Podcast / CXO of the Future

Chet Mandair, CIO, Guidewire Software

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technology in business transformation

 

Technology is disrupting long-standing business models, and every sector is feeling its transformative impact. In this week’s episode, Gamiel talks with Chet Mandair, CIO at Guidewire, about his experience leading IT in a variety of industries, and about the role of technology in business transformation.

Before Guidewire, Chet served at Salesforce on the strategic advisory team, helping customers transform by creating modern digital experiences which leveraged human-centered design thinking. He previously served as Chief Information Officer at Good Technology/Blackberry and as the Vice President of Process Excellence and IT at SunPower.

Chet started his career with Accenture and served on various boards, including the Salesforce CIO Global Advisory Board. He’s a mentor at Alchemist Accelerator, an early investor, and serves his community as a pro bono Commissioner of Parks.

Background

During his student years, Chet went to high school at a Catholic boarding school in Calcutta. And as a senior, he watched the movie Field of Dreams.

“I was like ‘Oh, my God, I’ve got to go to Iowa for my higher education!’ I had family and friends in California who wondered what I was doing, but I think it was one of the best decisions of my life. I think the Midwest is the right place for somebody coming from a different country.”

Chet completed his undergraduate work in three years and pursued an MBA at Bradley University in Peoria, a suburb of Chicago, on a full scholarship. He was one of the youngest MBA grad students because everybody in his class was a director or higher from Caterpillar. Bradley’s MBA program was popularly known as ‘Caterpillar’s MBA program as a large percentage and support came from Caterpillar.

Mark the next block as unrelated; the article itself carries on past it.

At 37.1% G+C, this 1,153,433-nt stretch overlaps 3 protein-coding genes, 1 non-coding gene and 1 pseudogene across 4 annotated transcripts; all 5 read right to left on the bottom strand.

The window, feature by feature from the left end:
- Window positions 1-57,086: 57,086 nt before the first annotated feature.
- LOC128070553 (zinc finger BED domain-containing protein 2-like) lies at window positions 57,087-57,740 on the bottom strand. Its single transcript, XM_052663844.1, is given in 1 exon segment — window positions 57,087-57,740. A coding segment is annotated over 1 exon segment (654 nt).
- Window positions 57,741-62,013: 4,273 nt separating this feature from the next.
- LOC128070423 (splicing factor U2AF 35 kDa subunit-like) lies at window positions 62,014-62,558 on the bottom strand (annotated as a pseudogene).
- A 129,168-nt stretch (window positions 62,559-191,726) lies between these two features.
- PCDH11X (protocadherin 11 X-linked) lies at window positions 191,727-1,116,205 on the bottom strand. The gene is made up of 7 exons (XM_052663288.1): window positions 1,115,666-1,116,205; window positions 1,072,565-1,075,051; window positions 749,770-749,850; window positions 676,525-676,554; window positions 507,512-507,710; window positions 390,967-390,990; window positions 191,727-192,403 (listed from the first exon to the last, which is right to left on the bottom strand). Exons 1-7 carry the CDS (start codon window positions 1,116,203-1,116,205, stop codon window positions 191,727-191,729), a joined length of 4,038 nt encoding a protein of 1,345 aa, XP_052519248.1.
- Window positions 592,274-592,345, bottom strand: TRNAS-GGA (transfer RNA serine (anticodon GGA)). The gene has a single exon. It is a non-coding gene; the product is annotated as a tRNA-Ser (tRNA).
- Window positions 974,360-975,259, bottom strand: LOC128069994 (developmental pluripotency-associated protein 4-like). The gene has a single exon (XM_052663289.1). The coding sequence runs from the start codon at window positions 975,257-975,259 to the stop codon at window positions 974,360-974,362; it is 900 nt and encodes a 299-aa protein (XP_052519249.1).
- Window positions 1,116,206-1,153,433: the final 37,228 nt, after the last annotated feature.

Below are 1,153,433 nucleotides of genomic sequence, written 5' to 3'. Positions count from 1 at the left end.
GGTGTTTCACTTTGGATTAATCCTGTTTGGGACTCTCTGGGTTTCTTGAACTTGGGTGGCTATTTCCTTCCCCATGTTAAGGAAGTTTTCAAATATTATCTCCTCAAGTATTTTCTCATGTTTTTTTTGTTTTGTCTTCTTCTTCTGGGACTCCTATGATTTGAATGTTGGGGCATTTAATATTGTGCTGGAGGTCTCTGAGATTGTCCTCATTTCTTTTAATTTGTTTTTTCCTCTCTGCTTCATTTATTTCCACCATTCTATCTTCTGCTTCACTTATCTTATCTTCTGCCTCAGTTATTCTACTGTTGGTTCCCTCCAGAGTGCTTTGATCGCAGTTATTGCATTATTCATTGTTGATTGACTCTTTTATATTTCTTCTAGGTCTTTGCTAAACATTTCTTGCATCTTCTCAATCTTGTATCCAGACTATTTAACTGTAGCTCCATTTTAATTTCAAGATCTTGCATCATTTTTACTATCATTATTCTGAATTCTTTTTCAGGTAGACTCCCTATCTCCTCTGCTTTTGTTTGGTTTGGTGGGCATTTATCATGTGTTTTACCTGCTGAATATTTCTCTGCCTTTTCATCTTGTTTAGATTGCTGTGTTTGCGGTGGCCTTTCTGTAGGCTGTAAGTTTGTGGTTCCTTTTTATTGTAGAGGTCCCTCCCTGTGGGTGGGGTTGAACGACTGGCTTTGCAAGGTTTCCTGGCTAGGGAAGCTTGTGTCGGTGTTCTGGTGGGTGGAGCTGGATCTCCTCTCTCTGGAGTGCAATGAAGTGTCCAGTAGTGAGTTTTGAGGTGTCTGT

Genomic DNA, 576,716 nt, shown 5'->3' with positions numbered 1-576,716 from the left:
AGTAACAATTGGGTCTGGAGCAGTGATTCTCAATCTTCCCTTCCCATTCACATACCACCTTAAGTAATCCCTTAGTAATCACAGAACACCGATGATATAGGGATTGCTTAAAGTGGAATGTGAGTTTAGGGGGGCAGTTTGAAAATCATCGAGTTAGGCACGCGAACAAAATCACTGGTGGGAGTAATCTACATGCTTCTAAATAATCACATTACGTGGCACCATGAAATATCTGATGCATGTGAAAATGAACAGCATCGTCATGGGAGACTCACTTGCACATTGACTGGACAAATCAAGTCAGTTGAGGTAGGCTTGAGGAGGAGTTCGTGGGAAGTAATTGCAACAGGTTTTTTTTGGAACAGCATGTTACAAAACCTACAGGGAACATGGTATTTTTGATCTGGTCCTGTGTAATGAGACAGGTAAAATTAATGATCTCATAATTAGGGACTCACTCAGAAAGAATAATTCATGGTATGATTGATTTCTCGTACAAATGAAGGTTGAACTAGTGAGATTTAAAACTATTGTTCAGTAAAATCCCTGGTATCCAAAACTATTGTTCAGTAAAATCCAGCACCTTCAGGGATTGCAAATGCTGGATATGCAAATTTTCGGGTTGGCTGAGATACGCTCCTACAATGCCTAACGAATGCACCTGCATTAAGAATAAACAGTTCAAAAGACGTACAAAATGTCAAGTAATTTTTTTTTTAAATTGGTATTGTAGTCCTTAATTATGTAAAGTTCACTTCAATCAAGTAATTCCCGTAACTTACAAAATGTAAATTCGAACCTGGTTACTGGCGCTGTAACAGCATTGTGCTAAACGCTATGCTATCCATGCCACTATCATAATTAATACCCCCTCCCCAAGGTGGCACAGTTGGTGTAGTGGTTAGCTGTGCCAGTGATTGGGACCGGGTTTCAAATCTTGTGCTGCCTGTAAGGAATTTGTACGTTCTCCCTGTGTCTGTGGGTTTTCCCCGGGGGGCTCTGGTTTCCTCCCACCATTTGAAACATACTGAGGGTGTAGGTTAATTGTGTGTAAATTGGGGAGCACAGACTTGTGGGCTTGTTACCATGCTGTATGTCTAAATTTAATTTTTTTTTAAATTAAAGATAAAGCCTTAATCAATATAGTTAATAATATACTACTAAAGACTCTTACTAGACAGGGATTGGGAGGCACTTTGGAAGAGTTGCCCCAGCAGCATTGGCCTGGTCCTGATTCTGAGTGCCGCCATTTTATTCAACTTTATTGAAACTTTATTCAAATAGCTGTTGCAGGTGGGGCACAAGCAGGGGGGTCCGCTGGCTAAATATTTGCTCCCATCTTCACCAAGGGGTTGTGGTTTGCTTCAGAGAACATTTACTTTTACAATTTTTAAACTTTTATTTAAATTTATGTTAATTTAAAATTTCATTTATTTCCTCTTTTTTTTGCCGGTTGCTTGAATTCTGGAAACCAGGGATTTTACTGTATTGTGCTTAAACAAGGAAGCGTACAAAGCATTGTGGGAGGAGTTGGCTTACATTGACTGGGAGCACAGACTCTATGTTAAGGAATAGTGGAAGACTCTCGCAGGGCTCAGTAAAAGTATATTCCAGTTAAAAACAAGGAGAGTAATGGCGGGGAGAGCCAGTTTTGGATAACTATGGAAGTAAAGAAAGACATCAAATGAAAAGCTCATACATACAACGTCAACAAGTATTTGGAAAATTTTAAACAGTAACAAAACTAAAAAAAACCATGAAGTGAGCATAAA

“That’s how my journey began. After my first year, I got excited about what people were doing at Caterpillar. There were a couple of students from Accenture as well, and I got attracted to the world of consulting. So, after my first year in the MBA program, I applied to Accenture and received an offer to start post-MBA in their Chicago office.”

Chet started with Accenture in their San Francisco office in their strategy practice. He transferred to their Process Excellence practice in his first week as he was more interested in making the strategy come real vs. just formulating the plan. He spent approx. 10 yrs at Accenture, and this experience helped him shape his journey ahead on the corporate side.

“I was involved in some of the largest transformation projects in Silicon Valley at that time. Oracle was the biggest ERP package, so I did a lot of ERP transformation at Sun Microsystems, Cisco, EMC, and others. That’s how I got connected with technology and business transformation. I enjoyed figuring out how to reengineer processes and learning how to use technology as a strategic enabler to scale.”